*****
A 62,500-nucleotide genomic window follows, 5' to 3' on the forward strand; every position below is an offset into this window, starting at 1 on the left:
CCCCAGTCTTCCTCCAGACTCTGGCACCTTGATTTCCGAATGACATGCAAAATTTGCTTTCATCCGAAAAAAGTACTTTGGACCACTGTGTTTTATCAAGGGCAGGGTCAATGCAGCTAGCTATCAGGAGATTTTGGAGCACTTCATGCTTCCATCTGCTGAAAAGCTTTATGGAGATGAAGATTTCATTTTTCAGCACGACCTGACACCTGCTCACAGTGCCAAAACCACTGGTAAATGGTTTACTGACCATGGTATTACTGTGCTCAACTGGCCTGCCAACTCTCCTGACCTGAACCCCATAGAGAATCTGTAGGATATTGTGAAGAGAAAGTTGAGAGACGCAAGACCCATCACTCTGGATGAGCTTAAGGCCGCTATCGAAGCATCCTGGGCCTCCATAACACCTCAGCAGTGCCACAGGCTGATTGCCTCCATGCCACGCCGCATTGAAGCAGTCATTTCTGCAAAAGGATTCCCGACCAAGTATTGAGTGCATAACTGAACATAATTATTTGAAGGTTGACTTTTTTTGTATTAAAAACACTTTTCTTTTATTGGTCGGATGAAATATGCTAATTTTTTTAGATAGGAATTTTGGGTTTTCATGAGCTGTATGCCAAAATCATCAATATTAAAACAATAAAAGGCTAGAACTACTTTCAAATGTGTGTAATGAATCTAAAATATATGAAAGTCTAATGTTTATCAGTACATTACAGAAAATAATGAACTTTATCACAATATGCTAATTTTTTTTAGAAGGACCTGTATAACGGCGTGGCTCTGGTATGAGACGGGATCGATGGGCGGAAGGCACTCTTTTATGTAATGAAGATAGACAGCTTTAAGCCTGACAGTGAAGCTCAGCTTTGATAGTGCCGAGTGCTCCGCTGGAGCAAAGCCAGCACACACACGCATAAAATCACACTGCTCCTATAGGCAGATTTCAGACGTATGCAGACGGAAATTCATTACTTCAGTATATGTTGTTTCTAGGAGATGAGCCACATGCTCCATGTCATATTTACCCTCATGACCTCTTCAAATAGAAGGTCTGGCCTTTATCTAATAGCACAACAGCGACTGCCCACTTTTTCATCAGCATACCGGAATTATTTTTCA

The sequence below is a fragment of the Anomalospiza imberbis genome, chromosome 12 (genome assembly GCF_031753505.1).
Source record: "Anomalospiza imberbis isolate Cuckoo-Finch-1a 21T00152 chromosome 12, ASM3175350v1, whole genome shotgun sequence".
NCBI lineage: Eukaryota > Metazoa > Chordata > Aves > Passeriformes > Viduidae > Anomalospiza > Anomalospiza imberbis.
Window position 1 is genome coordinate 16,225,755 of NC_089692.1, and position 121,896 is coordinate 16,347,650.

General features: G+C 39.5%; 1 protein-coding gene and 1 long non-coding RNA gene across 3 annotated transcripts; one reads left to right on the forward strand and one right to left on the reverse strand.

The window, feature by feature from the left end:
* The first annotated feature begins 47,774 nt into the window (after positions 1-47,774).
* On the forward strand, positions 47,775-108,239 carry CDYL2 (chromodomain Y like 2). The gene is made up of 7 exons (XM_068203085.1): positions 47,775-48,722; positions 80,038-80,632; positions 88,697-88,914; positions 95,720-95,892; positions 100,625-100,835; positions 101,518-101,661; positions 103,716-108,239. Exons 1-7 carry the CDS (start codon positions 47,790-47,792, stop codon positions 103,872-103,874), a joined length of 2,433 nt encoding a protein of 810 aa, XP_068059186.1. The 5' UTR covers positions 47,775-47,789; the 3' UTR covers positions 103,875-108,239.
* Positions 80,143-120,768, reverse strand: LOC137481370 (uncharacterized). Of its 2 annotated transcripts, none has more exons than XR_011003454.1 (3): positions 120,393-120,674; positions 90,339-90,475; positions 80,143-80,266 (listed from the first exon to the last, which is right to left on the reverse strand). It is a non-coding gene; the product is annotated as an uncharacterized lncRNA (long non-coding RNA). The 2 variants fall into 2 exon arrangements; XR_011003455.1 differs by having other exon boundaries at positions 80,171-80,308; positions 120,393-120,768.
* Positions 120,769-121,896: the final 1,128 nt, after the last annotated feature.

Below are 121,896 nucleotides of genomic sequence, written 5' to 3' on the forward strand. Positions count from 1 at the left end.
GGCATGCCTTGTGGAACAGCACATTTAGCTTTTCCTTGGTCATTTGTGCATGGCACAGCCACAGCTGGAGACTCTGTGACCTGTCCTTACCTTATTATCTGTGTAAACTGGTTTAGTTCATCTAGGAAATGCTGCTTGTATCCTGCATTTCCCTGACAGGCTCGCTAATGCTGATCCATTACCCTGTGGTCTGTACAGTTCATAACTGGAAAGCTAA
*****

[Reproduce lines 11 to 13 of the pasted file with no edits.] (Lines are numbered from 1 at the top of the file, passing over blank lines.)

* Positions 80,143-120,768, reverse strand: LOC137481370 (uncharacterized). Of its 2 annotated transcripts, none has more exons than XR_011003454.1 (3): positions 120,393-120,674; positions 90,339-90,475; positions 80,143-80,266 (listed from the first exon to the last, which is right to left on the reverse strand). It is a non-coding gene; the product is annotated as an uncharacterized lncRNA (long non-coding RNA). The 2 variants fall into 2 exon arrangements; XR_011003455.1 differs by having other exon boundaries at positions 80,171-80,308; positions 120,393-120,768.
* Positions 120,769-121,896: the final 1,128 nt, after the last annotated feature.

Below are 121,896 nucleotides of genomic sequence, written 5' to 3' on the forward strand. Positions count from 1 at the left end.